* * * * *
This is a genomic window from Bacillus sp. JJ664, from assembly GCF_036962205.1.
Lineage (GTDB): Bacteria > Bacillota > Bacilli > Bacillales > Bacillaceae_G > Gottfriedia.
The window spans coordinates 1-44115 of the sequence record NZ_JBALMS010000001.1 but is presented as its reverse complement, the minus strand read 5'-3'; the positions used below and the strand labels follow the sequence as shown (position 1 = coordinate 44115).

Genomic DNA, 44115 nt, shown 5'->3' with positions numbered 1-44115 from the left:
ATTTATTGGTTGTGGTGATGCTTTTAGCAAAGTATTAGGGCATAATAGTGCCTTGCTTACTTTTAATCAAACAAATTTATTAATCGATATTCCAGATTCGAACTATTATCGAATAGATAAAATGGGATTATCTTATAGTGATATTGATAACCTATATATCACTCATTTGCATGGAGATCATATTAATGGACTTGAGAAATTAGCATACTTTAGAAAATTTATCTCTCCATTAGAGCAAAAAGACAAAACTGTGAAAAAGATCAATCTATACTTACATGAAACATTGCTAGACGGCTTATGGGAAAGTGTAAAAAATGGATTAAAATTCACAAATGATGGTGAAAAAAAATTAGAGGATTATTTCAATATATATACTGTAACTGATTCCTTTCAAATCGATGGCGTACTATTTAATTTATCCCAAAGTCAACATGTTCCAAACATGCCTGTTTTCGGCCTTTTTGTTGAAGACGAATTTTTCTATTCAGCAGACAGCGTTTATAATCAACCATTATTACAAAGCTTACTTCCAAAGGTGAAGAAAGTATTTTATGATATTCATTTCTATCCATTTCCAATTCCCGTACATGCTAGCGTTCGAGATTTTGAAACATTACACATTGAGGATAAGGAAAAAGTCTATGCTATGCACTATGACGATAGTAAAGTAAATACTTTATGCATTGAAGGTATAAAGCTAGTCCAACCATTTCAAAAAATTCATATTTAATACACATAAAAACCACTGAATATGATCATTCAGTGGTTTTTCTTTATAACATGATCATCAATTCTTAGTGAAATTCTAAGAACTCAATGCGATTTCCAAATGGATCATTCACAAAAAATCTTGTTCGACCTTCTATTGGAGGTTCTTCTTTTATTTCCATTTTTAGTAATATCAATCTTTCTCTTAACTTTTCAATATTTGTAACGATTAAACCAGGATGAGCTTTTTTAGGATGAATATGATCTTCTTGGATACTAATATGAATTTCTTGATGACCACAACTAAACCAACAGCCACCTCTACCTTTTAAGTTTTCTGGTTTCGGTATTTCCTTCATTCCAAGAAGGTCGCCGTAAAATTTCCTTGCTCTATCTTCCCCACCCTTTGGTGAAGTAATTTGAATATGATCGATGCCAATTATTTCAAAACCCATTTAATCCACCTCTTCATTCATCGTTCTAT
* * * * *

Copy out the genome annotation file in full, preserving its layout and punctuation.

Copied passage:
This is a genomic window from Bacillus sp. JJ664, from assembly GCF_036962205.1.
Lineage (GTDB): Bacteria > Bacillota > Bacilli > Bacillales > Bacillaceae_G > Gottfriedia.
The window spans coordinates 1-44115 of the sequence record NZ_JBALMS010000001.1 but is presented as its reverse complement, the minus strand read 5'-3'; the positions used below and the strand labels follow the sequence as shown (position 1 = coordinate 44115).

Genomic DNA, 44115 nt, shown 5'->3' with positions numbered 1-44115 from the left:
ATTTATTGGTTGTGGTGATGCTTTTAGCAAAGTATTAGGGCATAATAGTGCCTTGCTTACTTTTAATCAAACAAATTTATTAATCGATATTCCAGATTCGAACTATTATCGAATAGATAAAATGGGATTATCTTATAGTGATATTGATAACCTATATATCACTCATTTGCATGGAGATCATATTAATGGACTTGAGAAATTAGCATACTTTAGAAAATTTATCTCTCCATTAGAGCAAAAAGACAAAACTGTGAAAAAGATCAATCTATACTTACATGAAACATTGCTAGACGGCTTATGGGAAAGTGTAAAAAATGGATTAAAATTCACAAATGATGGTGAAAAAAAATTAGAGGATTATTTCAATATATATACTGTAACTGATTCCTTTCAAATCGATGGCGTACTATTTAATTTATCCCAAAGTCAACATGTTCCAAACATGCCTGTTTTCGGCCTTTTTGTTGAAGACGAATTTTTCTATTCAGCAGACAGCGTTTATAATCAACCATTATTACAAAGCTTACTTCCAAAGGTGAAGAAAGTATTTTATGATATTCATTTCTATCCATTTCCAATTCCCGTACATGCTAGCGTTCGAGATTTTGAAACATTACACATTGAGGATAAGGAAAAAGTCTATGCTATGCACTATGACGATAGTAAAGTAAATACTTTATGCATTGAAGGTATAAAGCTAGTCCAACCATTTCAAAAAATTCATATTTAATACACATAAAAACCACTGAATATGATCATTCAGTGGTTTTTCTTTATAACATGATCATCAATTCTTAGTGAAATTCTAAGAACTCAATGCGATTTCCAAATGGATCATTCACAAAAAATCTTGTTCGACCTTCTATTGGAGGTTCTTCTTTTATTTCCATTTTTAGTAATATCAATCTTTCTCTTAACTTTTCAATATTTGTAACGATTAAACCAGGATGAGCTTTTTTAGGATGAATATGATCTTCTTGGATACTAATATGAATTTCTTGATGACCACAACTAAACCAACAGCCACCTCTACCTTTTAAGTTTTCTGGTTTCGGTATTTCCTTCATTCCAAGAAGGTCGCCGTAAAATTTCCTTGCTCTATCTTCCCCACCCTTTGGTGAAGTAATTTGAATATGATCGATGCCAATTATTTCAAAACCCATTTAATCCACCTCTTCATTCATCGTTCTAT